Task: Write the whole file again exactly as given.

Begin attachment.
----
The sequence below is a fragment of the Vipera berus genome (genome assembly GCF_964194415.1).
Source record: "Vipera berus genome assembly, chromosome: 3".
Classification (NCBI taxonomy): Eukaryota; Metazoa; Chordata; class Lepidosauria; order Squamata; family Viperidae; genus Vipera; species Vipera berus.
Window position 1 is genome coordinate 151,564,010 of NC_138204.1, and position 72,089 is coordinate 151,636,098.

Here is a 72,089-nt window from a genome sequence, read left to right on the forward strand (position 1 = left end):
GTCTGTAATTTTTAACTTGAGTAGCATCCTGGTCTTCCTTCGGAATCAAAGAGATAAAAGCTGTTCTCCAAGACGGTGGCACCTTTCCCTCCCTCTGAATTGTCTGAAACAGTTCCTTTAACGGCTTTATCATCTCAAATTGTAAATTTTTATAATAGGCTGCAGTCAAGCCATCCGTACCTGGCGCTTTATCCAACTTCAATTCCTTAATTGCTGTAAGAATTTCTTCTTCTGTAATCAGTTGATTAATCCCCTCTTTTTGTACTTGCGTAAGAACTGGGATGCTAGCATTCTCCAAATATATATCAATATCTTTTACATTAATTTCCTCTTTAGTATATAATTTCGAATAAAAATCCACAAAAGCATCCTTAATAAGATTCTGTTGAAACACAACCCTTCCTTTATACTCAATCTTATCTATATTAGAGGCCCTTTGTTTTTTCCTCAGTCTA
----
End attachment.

The sequence below is a fragment of the Vipera berus genome (genome assembly GCF_964194415.1).
Source record: "Vipera berus genome assembly, chromosome: 3".
Classification (NCBI taxonomy): Eukaryota; Metazoa; Chordata; class Lepidosauria; order Squamata; family Viperidae; genus Vipera; species Vipera berus.
Window position 1 is genome coordinate 151,564,010 of NC_138204.1, and position 72,089 is coordinate 151,636,098.

Here is a 72,089-nt window from a genome sequence, read left to right on the forward strand (position 1 = left end):
GTCTGTAATTTTTAACTTGAGTAGCATCCTGGTCTTCCTTCGGAATCAAAGAGATAAAAGCTGTTCTCCAAGACGGTGGCACCTTTCCCTCCCTCTGAATTGTCTGAAACAGTTCCTTTAACGGCTTTATCATCTCAAATTGTAAATTTTTATAATAGGCTGCAGTCAAGCCATCCGTACCTGGCGCTTTATCCAACTTCAATTCCTTAATTGCTGTAAGAATTTCTTCTTCTGTAATCAGTTGATTAATCCCCTCTTTTTGTACTTGCGTAAGAACTGGGATGCTAGCATTCTCCAAATATATATCAATATCTTTTACATTAATTTCCTCTTTAGTATATAATTTCGAATAAAAATCCACAAAAGCATCCTTAATAAGATTCTGTTGAAACACAACCCTTCCTTTATACTCAATCTTATCTATATTAGAGGCCCTTTGTTTTTTCCTCAGTCTA